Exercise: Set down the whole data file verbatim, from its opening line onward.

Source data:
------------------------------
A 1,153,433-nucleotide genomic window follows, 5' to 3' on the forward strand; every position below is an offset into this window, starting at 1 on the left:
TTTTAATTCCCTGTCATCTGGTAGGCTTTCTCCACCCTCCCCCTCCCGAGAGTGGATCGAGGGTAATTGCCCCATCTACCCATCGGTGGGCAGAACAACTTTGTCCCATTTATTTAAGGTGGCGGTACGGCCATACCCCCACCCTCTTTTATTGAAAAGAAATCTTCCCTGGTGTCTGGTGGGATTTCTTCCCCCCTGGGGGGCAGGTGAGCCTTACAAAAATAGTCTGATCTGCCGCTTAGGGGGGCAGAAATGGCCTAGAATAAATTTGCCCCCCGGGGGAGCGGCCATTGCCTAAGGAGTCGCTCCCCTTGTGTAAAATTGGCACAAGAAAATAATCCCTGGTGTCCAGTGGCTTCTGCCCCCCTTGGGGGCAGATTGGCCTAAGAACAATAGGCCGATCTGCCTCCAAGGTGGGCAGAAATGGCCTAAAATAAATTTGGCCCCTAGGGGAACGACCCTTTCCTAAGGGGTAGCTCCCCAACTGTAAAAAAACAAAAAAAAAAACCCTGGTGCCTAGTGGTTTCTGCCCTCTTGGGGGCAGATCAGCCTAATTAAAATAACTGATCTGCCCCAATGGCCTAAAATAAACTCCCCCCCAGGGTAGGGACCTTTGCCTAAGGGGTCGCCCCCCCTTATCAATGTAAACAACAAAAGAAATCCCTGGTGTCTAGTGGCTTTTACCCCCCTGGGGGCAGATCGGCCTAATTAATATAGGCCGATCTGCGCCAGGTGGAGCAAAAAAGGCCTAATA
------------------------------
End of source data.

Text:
A 1,153,433-nucleotide genomic window follows, 5' to 3' on the forward strand; every position below is an offset into this window, starting at 1 on the left:
TTTTAATTCCCTGTCATCTGGTAGGCTTTCTCCACCCTCCCCCTCCCGAGAGTGGATCGAGGGTAATTGCCCCATCTACCCATCGGTGGGCAGAACAACTTTGTCCCATTTATTTAAGGTGGCGGTACGGCCATACCCCCACCCTCTTTTATTGAAAAGAAATCTTCCCTGGTGTCTGGTGGGATTTCTTCCCCCCTGGGGGGCAGGTGAGCCTTACAAAAATAGTCTGATCTGCCGCTTAGGGGGGCAGAAATGGCCTAGAATAAATTTGCCCCCCGGGGGAGCGGCCATTGCCTAAGGAGTCGCTCCCCTTGTGTAAAATTGGCACAAGAAAATAATCCCTGGTGTCCAGTGGCTTCTGCCCCCCTTGGGGGCAGATTGGCCTAAGAACAATAGGCCGATCTGCCTCCAAGGTGGGCAGAAATGGCCTAAAATAAATTTGGCCCCTAGGGGAACGACCCTTTCCTAAGGGGTAGCTCCCCAACTGTAAAAAAACAAAAAAAAAAACCCTGGTGCCTAGTGGTTTCTGCCCTCTTGGGGGCAGATCAGCCTAATTAAAATAACTGATCTGCCCCAATGGCCTAAAATAAACTCCCCCCCAGGGTAGGGACCTTTGCCTAAGGGGTCGCCCCCCCTTATCAATGTAAACAACAAAAGAAATCCCTGGTGTCTAGTGGCTTTTACCCCCCTGGGGGCAGATCGGCCTAATTAATATAGGCCGATCTGCGCCAGGTGGAGCAAAAAAGGCCTAATA